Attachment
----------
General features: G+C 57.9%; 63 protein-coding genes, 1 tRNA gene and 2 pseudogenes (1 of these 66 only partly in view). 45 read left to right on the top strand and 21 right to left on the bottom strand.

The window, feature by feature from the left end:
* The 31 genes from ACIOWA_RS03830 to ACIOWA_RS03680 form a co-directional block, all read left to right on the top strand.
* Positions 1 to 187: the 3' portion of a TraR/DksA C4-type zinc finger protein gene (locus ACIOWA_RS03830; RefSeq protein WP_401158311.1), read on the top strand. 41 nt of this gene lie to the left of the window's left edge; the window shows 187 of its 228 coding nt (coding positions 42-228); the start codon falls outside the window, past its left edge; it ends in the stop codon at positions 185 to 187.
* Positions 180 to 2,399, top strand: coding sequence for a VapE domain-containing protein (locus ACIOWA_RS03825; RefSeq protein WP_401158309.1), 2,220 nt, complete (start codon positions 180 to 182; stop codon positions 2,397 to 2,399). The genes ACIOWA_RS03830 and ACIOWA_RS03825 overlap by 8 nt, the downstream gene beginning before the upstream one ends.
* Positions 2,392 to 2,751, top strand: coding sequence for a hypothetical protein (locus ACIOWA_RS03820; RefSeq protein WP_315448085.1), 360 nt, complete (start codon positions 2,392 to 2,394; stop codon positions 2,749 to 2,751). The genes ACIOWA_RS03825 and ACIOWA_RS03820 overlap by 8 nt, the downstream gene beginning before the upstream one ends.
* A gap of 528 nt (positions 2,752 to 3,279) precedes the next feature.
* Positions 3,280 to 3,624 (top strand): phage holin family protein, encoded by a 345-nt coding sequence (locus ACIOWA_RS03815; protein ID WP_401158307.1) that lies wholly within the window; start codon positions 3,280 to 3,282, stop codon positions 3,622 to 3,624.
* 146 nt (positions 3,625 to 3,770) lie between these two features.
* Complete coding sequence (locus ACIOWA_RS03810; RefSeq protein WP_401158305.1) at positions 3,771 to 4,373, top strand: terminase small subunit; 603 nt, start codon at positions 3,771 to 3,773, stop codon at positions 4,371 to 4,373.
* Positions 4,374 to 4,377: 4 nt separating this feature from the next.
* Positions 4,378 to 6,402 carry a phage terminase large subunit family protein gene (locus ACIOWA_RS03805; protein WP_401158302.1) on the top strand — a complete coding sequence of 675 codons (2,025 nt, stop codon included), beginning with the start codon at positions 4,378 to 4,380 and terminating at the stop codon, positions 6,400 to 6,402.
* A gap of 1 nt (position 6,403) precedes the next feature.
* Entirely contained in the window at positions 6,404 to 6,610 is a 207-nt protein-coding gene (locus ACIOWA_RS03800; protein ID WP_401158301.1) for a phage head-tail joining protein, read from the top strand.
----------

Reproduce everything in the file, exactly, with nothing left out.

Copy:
General features: G+C 57.9%; 63 protein-coding genes, 1 tRNA gene and 2 pseudogenes (1 of these 66 only partly in view). 45 read left to right on the top strand and 21 right to left on the bottom strand.

The window, feature by feature from the left end:
* The 31 genes from ACIOWA_RS03830 to ACIOWA_RS03680 form a co-directional block, all read left to right on the top strand.
* Positions 1 to 187: the 3' portion of a TraR/DksA C4-type zinc finger protein gene (locus ACIOWA_RS03830; RefSeq protein WP_401158311.1), read on the top strand. 41 nt of this gene lie to the left of the window's left edge; the window shows 187 of its 228 coding nt (coding positions 42-228); the start codon falls outside the window, past its left edge; it ends in the stop codon at positions 185 to 187.
* Positions 180 to 2,399, top strand: coding sequence for a VapE domain-containing protein (locus ACIOWA_RS03825; RefSeq protein WP_401158309.1), 2,220 nt, complete (start codon positions 180 to 182; stop codon positions 2,397 to 2,399). The genes ACIOWA_RS03830 and ACIOWA_RS03825 overlap by 8 nt, the downstream gene beginning before the upstream one ends.
* Positions 2,392 to 2,751, top strand: coding sequence for a hypothetical protein (locus ACIOWA_RS03820; RefSeq protein WP_315448085.1), 360 nt, complete (start codon positions 2,392 to 2,394; stop codon positions 2,749 to 2,751). The genes ACIOWA_RS03825 and ACIOWA_RS03820 overlap by 8 nt, the downstream gene beginning before the upstream one ends.
* A gap of 528 nt (positions 2,752 to 3,279) precedes the next feature.
* Positions 3,280 to 3,624 (top strand): phage holin family protein, encoded by a 345-nt coding sequence (locus ACIOWA_RS03815; protein ID WP_401158307.1) that lies wholly within the window; start codon positions 3,280 to 3,282, stop codon positions 3,622 to 3,624.
* 146 nt (positions 3,625 to 3,770) lie between these two features.
* Complete coding sequence (locus ACIOWA_RS03810; RefSeq protein WP_401158305.1) at positions 3,771 to 4,373, top strand: terminase small subunit; 603 nt, start codon at positions 3,771 to 3,773, stop codon at positions 4,371 to 4,373.
* Positions 4,374 to 4,377: 4 nt separating this feature from the next.
* Positions 4,378 to 6,402 carry a phage terminase large subunit family protein gene (locus ACIOWA_RS03805; protein WP_401158302.1) on the top strand — a complete coding sequence of 675 codons (2,025 nt, stop codon included), beginning with the start codon at positions 4,378 to 4,380 and terminating at the stop codon, positions 6,400 to 6,402.
* A gap of 1 nt (position 6,403) precedes the next feature.
* Entirely contained in the window at positions 6,404 to 6,610 is a 207-nt protein-coding gene (locus ACIOWA_RS03800; protein ID WP_401158301.1) for a phage head-tail joining protein, read from the top strand.